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UK support for Afghan conflict rises – poll


London : British public support for UK military operations in Afghanistan has increased slightly since 2006, a survey suggested here Friday.

Some 40 percent questioned in a poll by ICM Research for BBC radio expressed their support, up from 31 percent in a poll in September 2006.

Forty-eight percent opposed UK involvement, down from 53 percent.

The pollsters surveyed 1,002 adults by phone on 12 and 13 March.

ICM Research said rising support was a surprising movement, but added that Prince Harry’s deployment to Afghanistan may have boosted support.

It added that footage of the Prince, the third in line to the British throne, on the front line in Afghanistan had brought the war to life.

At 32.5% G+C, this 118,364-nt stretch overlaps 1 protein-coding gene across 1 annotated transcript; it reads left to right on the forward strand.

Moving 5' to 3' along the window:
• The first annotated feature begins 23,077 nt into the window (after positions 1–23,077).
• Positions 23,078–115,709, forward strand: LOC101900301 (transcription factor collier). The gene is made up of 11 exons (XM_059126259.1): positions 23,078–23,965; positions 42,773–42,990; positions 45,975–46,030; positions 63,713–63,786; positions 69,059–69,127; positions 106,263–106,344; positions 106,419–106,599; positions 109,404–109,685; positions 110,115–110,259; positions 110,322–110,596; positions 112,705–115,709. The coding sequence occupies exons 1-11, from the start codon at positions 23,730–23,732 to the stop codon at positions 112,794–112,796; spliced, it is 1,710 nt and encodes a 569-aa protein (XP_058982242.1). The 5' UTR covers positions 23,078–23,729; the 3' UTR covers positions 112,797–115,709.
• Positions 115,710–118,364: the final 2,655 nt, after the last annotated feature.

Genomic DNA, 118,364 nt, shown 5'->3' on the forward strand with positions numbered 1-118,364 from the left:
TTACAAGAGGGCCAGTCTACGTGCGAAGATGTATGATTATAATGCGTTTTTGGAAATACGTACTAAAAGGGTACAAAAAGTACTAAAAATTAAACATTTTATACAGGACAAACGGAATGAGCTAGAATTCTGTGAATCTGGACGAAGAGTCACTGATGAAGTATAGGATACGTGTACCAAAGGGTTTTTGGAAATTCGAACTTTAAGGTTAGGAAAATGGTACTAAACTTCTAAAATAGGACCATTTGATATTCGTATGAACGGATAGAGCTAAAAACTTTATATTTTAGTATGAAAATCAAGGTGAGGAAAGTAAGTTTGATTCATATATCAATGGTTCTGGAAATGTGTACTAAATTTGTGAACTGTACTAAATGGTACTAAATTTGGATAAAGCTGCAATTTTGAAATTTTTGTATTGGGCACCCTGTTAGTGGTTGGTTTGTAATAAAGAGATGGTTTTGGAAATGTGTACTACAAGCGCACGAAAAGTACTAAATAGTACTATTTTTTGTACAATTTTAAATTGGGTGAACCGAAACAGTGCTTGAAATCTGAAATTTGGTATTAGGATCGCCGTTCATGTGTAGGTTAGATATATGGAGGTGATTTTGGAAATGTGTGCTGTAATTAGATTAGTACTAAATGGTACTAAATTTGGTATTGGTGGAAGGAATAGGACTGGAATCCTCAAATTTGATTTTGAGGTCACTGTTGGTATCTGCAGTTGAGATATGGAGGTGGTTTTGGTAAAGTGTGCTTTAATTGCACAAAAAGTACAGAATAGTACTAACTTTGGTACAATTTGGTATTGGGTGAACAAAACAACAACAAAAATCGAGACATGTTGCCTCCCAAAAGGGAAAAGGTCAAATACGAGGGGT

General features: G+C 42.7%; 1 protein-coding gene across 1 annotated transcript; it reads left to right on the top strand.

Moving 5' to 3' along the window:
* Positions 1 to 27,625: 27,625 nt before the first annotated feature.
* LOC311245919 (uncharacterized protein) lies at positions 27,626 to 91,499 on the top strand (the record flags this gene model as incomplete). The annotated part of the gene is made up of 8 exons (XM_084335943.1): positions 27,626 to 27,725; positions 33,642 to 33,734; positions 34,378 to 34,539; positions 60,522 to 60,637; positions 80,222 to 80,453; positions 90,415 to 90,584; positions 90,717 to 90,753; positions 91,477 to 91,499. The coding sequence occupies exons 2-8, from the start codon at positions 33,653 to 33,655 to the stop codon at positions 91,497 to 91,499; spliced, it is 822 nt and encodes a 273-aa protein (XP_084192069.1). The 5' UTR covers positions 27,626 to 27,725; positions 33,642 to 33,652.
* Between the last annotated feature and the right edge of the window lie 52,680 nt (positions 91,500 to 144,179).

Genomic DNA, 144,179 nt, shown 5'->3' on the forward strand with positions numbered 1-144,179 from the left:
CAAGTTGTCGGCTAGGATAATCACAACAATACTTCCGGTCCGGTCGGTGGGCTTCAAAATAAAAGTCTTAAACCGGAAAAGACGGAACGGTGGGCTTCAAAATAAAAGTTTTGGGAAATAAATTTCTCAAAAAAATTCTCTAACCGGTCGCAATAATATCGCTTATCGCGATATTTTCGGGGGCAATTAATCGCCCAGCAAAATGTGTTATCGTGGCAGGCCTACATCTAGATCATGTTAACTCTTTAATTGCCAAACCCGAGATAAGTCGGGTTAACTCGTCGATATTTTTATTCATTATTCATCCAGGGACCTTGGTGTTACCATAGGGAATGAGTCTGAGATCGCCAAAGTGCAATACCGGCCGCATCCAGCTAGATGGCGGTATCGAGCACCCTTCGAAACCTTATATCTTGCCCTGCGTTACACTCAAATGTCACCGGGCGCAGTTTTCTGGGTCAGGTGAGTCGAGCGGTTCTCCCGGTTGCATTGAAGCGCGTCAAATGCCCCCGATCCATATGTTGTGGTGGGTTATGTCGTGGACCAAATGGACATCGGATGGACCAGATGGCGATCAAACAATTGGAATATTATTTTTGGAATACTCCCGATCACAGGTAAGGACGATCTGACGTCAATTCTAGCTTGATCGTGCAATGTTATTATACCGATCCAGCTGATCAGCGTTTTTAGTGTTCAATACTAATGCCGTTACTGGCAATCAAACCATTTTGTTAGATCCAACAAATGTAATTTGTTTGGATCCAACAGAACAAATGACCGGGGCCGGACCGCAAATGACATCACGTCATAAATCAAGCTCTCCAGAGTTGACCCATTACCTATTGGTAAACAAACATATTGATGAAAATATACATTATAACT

The survey pointed to increasing support among respondents aged 18 to 34, whereas the views of those aged 65 and above were relatively unchanged.

Respondents were also asked to choose, from a range of options, what they considered to be the main reasons for British troops being in Afghanistan.

Some 63 percent thought it was to help the Afghans fight the Taliban and 71 percent saw UK operations as part of the international fight against al-Qaeda, 44 percent of those surveyed believed troops were sent to the country to stop the flow of drugs.